The shortage of liver grafts results in the fact that 8% of potential recipients die before receiving a graft. Liver graft division has therefore been proposed to maximize the current available liver graft pool. However, the question of benefit or additional risk for the recipient that this technique might carry remains unanswered. The European Split Liver Registry was opened in March 1993 and reviewed retrospectively the clinical experience obtained at nine European centers regarding the use of split liver transplants, during the five year period from March 1988 to March 1993. From 50 donor livers, 100 grafts were prepared: 2 grafts were discarded and the other 98 were transplanted in 53 children (2 times in 3 children) and 42 adults (2/42 in heterotopic position). Sixty-three grafts were implanted in an urgent recipient (half of whom had acute hepatic failure). Portal vein thrombosis, hepatic artery thrombosis, biliary complications, and retransplantation rates were 4%, 11.5%, 18.7%, and 18.7%, respectively. Most of these complications were unrelated to the technique itself. Actual 6-month graft survivals of elective and urgent orthotopic transplants were 80% and 61.3% in children, and 72.2% and 55.6% in adults; actual 6-month patient survival rates for similar groupings were 88.9% and 61.1%, and 80% and 67.7%, respectively. Similar rates are reported after conventional transplants in Europe. It is concluded that split liver transplantation is an efficient transplant technique that benefits both urgent patients who otherwise could have died before getting a graft in time and elective patients.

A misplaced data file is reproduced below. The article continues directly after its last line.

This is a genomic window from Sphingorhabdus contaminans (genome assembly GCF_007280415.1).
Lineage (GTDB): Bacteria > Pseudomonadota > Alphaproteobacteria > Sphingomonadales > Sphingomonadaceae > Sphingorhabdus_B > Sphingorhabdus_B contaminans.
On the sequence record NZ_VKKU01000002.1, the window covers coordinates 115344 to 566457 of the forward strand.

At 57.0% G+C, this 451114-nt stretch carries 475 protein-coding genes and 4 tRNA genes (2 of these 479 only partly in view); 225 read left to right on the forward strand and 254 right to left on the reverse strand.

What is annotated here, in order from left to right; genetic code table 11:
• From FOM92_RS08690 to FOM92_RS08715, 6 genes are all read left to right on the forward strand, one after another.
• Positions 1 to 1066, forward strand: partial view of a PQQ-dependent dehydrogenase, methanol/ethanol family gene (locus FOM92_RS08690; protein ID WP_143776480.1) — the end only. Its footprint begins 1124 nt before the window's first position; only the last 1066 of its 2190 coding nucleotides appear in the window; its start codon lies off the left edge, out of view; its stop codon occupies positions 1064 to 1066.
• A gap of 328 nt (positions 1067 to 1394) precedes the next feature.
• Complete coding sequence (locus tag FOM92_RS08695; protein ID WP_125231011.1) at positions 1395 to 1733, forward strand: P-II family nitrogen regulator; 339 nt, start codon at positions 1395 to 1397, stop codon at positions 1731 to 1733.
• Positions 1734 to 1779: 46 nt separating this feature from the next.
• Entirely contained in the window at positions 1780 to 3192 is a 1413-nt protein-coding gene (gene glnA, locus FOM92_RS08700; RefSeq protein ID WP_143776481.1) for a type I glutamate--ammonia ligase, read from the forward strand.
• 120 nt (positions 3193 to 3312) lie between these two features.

|Number of pages||6|
|Publication status||Published - 1995|
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